Oh yes he did:
President Obama has requested a joint session of Congress next week to deliver his jobs speech directly to lawmakers.
In a letter to congressional leaders requesting the Sept. 7 slot, the president said he will urge Congress to put aside politics and focus on creating jobs during the 8 p.m. speech.
“As I have traveled across our country this summer and spoken with our fellow Americans, I have heard a consistent message: Washington needs to put aside politics and start making decisions based on what is best for our country and not what is best for each of our parties in order to grow the economy and create jobs,” Obama wrote. “We must answer this call.”
The speech will fall on the same night Texas Gov. Rick Perry makes his debut on the GOP 2012 debate stage. The Republican presidential field is set to take part in a debate, also scheduled to begin at 8 p.m., at the Reagan Library in Simi Valley, Calif.
Asked whether the speech was purposefully scheduled the same night as the Republican debate, White House press secretary Jay Carney said “of course not.”
What a dick!
I assume that protocol is that a President gets to give a speech to a Joint Session of Congress whenever he wants, but this is abusive and purely political.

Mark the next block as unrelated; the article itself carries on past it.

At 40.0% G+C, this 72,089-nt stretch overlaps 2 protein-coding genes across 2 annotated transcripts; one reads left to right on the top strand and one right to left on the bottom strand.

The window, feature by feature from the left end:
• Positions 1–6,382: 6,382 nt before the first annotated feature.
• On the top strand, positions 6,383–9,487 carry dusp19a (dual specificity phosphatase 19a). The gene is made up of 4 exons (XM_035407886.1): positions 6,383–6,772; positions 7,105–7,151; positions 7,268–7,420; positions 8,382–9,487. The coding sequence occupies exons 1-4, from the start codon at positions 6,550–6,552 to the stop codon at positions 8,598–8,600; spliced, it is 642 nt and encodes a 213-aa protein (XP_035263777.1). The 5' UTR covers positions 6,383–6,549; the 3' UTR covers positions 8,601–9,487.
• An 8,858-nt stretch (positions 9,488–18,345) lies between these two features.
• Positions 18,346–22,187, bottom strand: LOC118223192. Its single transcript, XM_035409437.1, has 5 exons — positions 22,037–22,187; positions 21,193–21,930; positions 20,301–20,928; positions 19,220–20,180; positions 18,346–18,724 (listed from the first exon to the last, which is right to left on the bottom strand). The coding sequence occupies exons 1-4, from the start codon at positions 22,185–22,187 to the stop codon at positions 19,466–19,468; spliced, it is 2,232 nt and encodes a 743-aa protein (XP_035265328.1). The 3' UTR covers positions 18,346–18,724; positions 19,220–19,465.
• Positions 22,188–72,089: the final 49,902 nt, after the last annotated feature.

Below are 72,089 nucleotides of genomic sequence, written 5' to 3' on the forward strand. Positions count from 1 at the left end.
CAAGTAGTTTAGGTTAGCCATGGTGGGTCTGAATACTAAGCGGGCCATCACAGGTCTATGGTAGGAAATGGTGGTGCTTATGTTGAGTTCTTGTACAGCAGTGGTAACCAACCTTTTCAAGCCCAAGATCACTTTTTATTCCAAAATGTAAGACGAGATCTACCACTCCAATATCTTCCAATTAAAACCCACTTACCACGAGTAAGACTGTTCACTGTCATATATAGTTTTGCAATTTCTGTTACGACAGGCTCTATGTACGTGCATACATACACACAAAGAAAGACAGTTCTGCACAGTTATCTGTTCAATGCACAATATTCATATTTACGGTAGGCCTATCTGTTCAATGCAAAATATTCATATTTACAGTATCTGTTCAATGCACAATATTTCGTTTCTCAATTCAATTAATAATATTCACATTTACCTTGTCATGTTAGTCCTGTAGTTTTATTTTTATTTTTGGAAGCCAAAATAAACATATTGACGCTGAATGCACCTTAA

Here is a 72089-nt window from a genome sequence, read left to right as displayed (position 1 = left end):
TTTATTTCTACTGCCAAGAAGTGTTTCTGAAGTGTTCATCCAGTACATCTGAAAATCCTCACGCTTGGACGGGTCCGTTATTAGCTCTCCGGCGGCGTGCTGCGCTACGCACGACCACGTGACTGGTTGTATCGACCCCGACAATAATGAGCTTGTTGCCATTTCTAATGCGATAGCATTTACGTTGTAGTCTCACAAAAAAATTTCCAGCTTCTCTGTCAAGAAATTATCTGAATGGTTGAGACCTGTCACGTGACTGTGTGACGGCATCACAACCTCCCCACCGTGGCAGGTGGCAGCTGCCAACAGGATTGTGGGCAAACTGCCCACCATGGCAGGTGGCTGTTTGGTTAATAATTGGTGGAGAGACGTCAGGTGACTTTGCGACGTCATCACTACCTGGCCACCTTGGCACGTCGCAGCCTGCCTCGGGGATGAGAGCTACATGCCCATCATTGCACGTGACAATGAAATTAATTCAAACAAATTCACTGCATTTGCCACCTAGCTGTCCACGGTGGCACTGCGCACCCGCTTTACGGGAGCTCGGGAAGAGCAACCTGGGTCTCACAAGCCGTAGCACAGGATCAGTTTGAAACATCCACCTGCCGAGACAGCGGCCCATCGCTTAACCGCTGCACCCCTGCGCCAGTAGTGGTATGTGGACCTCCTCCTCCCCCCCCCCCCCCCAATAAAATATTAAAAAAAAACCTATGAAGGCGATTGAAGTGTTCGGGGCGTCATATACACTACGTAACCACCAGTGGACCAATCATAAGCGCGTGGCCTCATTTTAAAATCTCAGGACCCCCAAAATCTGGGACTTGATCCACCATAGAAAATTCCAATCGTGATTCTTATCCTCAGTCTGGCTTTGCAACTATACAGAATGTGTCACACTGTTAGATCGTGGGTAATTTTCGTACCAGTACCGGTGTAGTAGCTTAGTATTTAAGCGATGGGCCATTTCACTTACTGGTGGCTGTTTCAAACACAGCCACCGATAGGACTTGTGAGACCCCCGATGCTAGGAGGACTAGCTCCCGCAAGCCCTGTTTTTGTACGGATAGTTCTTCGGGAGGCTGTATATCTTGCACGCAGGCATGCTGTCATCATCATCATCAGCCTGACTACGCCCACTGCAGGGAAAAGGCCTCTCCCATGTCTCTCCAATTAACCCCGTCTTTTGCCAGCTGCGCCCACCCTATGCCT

I hope they both go on at the same time and the debate gets higher ratings.
Besides, this actually plays well for Republicans. Usually, the opposition party gets a few minutes for a rebuttal speech, shot in an anteroom with none of the drama and flair of a joint session speech. Instead, the GOP will have eight or nine responses to Obama on live television in a dramatic setting. It wouldn’t surprise me at all if the Republicans at the debate decide individually to focus their criticisms on Obama all night long and his plan, especially if — as I suspect — the plan will amount to a junior-grade Porkulus.
At the same time, it’s going to be obvious to everyone that the White House manipulated this for his re-election efforts, which will further reduce Obama’s credibility and the credibility of his proposal. And the first rule of political campaigning is not to get in the way of your opponent when he’s busy shooting himself in the foot.